Wednesday, November 5, 2014

Indian Pudding with Cinnamon Cream

I don't know about you, but when I think of Thanksgiving desserts, pumpkin pie is usually the first thing that comes to mind. Which is unfortunate, considering it's one of the very few foods I simply can't cultivate a taste for. Second place on the groaning board of Thanksgiving sweets would be apple pie, or maybe pecan. Definitely pecan at my house.

But in all three cases, I (and you, if you're thinking like me) would be way off base, historically speaking. It's far more likely that dessert at the first Thanksgiving dinner wasn't pumpkin pie ~ it was Indian pudding, a homespun cornmeal-and-molasses creation fashioned after the Native Americans' supawn. Colonists at Plymouth, Massachusetts, were likely looking to re-create some familiar comfort foods from Mother England, but lacking the wheat flour or oats that comprised their staple hasty pudding, they made do with cornmeal, courtesy of their friendly new Native American neighbors. Hence the name "Indian Pudding."

The sweet-toothed Colonists Yankee-fied the mush by adding molasses, unique to the local maritime trade; spiking it with ginger and cinnamon; and fortifying it with eggs and butter when their livestock finally started cooperating by living through the winter.

If times were especially good, Colonial cooks might have added raisins to the pot and served the whole thing with a pour of good thick cream. Sounds pretty good, huh?

It is. To me, it combines the best aspects of pumpkin pie (cinnamon, nutmeg, ginger) with the satisfying texture of cornmeal porridge, rich with butter and cream and sweet with the caramel undertones of brown sugar. It proclaims, "Autumn is here," without screaming, "I'm a big fat your dessert!"

And guess what? It's even better the next day. For breakfast. Oh, yeah.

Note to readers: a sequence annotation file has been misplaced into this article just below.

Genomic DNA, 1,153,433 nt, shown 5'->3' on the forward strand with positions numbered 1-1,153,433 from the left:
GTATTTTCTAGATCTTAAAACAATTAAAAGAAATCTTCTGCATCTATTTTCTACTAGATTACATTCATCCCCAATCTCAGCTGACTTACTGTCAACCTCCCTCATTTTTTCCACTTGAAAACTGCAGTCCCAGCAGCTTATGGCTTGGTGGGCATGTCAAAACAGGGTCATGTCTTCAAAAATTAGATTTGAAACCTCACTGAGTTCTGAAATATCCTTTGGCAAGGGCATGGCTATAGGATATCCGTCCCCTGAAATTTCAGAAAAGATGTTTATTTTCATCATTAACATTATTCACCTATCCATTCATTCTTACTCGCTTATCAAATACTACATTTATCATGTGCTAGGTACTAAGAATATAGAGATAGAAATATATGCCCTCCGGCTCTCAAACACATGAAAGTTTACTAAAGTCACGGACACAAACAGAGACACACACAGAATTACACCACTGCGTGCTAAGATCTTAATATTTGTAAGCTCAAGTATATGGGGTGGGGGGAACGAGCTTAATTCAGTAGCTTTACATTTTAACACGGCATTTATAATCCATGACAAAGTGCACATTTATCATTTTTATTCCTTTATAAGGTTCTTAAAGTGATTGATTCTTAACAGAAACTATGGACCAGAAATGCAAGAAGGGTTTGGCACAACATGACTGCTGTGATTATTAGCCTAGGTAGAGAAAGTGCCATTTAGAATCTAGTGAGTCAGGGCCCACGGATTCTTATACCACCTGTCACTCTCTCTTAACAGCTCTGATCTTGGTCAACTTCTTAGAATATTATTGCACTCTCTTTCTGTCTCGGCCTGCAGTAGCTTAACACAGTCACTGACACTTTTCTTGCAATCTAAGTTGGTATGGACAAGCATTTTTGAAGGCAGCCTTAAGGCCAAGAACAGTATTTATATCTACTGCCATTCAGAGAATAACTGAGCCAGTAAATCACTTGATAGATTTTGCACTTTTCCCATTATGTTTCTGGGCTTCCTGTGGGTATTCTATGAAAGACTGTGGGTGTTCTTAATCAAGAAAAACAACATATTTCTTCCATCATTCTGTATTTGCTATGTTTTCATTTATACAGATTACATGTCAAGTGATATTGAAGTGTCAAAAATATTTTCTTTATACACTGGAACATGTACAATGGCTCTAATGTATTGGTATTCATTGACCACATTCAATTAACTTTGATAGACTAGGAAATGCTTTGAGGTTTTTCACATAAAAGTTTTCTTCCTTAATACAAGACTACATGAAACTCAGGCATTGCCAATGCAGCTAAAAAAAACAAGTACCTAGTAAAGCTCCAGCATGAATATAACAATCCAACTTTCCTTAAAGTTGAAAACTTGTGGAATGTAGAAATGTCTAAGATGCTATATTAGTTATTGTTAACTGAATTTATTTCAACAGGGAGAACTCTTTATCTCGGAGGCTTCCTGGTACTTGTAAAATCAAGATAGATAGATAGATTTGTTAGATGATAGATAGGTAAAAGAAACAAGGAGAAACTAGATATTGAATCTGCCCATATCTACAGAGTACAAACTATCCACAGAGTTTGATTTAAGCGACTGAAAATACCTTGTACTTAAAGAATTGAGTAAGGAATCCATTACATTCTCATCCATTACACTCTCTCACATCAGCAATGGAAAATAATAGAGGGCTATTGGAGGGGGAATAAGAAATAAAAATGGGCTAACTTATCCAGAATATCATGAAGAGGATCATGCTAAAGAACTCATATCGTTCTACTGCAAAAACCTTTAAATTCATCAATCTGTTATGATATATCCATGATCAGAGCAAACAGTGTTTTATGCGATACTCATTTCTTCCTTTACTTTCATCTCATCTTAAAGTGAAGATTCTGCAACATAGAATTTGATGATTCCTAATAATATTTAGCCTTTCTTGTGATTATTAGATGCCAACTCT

Indian Pudding with Cinnamon Cream 

• 5 cups whole milk
• 1 cup light cream or half-and-half
• 1 stick (4 oz) unsalted butter
• ½ cup finely ground cornmeal
• ¼ cup all-purpose flour
• 1 teaspoon sea salt
• ½ cup molasses
• 3 large eggs, beaten
• 1/3 cup light brown sugar, packed
• 1 teaspoon ground cinnamon
• ½ teaspoon freshly grated nutmeg
• ½ teaspoon ground ginger
• Cinnamon Cream to garnish (recipe follows)

1. Preheat oven to 250°F. Bring the milk, cream, and butter to the scalding point in a large heavy-bottomed saucepan over medium heat.
2. In a medium mixing bowl, combine cornmeal, flour, and salt. Stir in molasses. Pour approximately 1 cup of the scalded milk in a thin stream into the cornmeal mixture, whisking constantly. When combined, pour the cornmeal mixture into the pot with the remaining scalded milk, stirring constantly. Cook over medium heat until thickened.
3. Whisk the eggs with the sugar until incorporated. Slowly add about 1 cup of the hot cornmeal mixture in a thin stream into the beaten eggs, whisking constantly. Then add the egg mixture to the remaining cornmeal mixture, stirring. Add cinnamon, nutmeg, and ginger and stir to fully incorporate spices.
4. Grease a 2.5-liter casserole dish and pour hot cornmeal custard mixture into dish. Bake at 250°F for approximately 2 hours, until the top is browned and the pudding jiggles only slightly when the dish is gently shaken. Let cool on a rack for about 1 hour.
5. Serve the pudding warm, not hot, with Cinnamon Cream. Refrigerate leftovers.
6. For Cinnamon Cream: Whip 1 cup heavy whipping cream with 2 heaping tablespoons confectioners’ sugar and ½ teaspoon ground cinnamon until it reaches soft peaks. Serve with Indian Pudding; refrigerate leftovers.

Recipe Notes:
  • Feel free to toss in some raisins, chopped dates, or ~ my recommendation ~ Craisins, if you like.
  • This is great with the cinnamon cream, above . . . or you can go nuts and try it with a scoop of ice cream ~ I like French vanilla, butter pecan, or Cinnamon Brown Sugar. Or go the traditional route and pour some thick cream over the top right before serving.
Editor's Note: This post was originally published on November 3, 2010. It seemed like a good time to dust it off, renovate it a little, and share it again.

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